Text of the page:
Streets in Meridian East neighborhood might soon get much-needed repairs



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Neighbors in the Meridian East neighborhood have been dealing with crumbling pavement and uncompleted sidewalks ever since the developer was caught up in the recession in 2008. (Tom Russo/Daily Reporter)


Mike Redick (left) and Josh Stangle, officers in the Meridian East Homeowners Association, said their neighborhood was left in limbo when the developer pulled out. (Tom Russo/Daily Reporter)


GREENFIELD — Residents of a westside neighborhood are finally getting some relief after the 2008 recession left their streets and housing development in a state of uncertainty.

The Meridian East neighborhood, a group of 67 homes near Meridian and McKenzie roads, has been in a state of limbo since a developer pulled back in the midst of the housing crisis six years ago.  But a decision by a city board last week means the crumbling streets and curbs could finally get fixed and brings new hope that even more homes will eventually be built.

“We really got caught up in this housing debacle that’s happened in the last five years,” said Mike Redick, president of the homeowners association. “Originally, 240 homes were supposed to be built. The first (developer) went under. The second bought it, but he’s not going to do anything with the rest of the community, so we’re stuck with 67 homes.”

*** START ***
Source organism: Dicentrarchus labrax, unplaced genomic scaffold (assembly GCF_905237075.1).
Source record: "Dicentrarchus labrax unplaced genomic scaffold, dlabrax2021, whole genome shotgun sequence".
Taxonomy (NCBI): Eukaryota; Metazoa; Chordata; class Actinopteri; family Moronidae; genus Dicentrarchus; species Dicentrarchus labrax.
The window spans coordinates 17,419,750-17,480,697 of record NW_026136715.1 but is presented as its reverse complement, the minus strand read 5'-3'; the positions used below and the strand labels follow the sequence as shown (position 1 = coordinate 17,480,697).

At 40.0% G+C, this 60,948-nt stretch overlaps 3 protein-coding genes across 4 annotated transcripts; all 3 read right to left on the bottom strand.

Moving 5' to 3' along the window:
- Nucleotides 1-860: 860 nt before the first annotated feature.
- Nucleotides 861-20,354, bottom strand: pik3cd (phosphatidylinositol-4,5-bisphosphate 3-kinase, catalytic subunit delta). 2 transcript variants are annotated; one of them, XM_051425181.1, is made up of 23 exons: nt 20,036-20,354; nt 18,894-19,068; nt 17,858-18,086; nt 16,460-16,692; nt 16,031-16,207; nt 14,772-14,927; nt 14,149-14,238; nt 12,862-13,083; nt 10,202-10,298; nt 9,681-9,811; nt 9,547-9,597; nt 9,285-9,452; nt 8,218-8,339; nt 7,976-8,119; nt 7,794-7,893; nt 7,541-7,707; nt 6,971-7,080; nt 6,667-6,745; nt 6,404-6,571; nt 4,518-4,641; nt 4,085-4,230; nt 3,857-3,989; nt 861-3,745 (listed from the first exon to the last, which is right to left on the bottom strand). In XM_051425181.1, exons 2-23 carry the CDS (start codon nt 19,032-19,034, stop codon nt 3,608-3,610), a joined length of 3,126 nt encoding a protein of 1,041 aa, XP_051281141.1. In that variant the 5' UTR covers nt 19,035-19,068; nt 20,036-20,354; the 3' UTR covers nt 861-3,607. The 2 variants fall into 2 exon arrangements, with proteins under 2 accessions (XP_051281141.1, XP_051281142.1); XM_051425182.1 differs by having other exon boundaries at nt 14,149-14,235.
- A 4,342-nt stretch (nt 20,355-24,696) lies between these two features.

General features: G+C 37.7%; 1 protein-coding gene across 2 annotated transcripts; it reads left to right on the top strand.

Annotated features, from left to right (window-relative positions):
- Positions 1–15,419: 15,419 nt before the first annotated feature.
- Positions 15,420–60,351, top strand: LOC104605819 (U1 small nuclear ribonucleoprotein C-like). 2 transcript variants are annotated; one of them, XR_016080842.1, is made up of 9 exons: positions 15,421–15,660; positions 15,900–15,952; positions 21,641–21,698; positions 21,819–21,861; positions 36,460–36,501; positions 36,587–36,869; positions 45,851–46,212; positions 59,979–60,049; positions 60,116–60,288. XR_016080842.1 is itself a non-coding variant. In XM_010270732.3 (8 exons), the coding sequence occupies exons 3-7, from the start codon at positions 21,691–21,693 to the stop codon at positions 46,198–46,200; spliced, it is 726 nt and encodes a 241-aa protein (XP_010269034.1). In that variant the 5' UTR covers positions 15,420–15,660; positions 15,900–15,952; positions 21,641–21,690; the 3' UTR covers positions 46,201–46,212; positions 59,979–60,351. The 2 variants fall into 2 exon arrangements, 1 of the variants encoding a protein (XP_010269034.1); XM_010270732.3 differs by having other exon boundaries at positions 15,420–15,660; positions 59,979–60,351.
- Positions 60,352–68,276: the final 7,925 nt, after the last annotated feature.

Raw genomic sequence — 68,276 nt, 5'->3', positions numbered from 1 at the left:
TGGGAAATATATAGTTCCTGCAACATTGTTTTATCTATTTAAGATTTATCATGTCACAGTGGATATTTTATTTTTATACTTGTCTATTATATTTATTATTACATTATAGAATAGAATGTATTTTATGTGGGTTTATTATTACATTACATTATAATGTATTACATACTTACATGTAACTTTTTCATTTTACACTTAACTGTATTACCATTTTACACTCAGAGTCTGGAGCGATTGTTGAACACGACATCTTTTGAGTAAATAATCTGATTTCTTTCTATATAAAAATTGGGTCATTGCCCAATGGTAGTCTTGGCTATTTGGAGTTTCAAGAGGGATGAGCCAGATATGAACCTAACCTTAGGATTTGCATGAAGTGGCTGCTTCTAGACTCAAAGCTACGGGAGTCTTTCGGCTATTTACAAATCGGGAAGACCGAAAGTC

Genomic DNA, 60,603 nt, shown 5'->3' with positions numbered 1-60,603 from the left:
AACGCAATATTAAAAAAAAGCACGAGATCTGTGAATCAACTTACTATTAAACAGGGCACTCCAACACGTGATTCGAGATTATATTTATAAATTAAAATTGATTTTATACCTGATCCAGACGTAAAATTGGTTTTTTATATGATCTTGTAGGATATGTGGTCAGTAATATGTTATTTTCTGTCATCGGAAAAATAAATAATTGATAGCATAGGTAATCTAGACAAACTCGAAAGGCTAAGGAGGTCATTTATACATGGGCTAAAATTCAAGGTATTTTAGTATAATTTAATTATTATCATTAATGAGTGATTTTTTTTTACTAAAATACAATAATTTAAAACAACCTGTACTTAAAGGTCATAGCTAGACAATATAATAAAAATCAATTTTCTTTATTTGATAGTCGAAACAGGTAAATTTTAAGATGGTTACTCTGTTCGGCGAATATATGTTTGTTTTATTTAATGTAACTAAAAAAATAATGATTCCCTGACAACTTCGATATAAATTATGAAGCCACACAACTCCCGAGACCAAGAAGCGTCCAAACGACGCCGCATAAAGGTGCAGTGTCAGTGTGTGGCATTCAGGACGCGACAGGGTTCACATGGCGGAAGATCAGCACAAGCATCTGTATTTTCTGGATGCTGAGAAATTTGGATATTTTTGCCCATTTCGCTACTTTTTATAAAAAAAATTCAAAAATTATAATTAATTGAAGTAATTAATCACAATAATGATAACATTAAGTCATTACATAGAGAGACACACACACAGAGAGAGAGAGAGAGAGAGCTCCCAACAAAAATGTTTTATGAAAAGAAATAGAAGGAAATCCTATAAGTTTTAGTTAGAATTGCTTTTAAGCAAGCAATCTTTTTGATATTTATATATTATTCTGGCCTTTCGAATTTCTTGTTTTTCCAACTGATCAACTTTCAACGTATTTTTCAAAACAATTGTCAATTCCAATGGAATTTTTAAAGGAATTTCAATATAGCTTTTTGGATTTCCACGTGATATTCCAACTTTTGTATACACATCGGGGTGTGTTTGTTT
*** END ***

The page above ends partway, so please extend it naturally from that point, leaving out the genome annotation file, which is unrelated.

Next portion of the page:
While 67 homes can hardly support the clubhouse, pool and playground amenities, Redick said perhaps the most frustrating problem has been the rough, bumpy streets that are impossible to clear in the winter and an annoyance in the summer.

But change could be on the way soon. The Greenfield Board of Works last week declared the neighborhood’s original developer – Meridian East Development Co. – in default of bonds that had been agreed upon with the city.

Bonds are a safeguard for the city, said Mike Fruth, Greenfield utility director. When a new development plans to locate in Greenfield and put in what will eventually become public infrastructure, the city signs off on performance bonds as an insurance of sorts that the work will be completed to city standards.

Fruth said Meridian East Development Co. went out of business because of the 2008 recession, but the city is not out the money because of the agreement on bonds. Rather, the company that agreed to hold bonds for the project will have to hire somebody else to finish it up.

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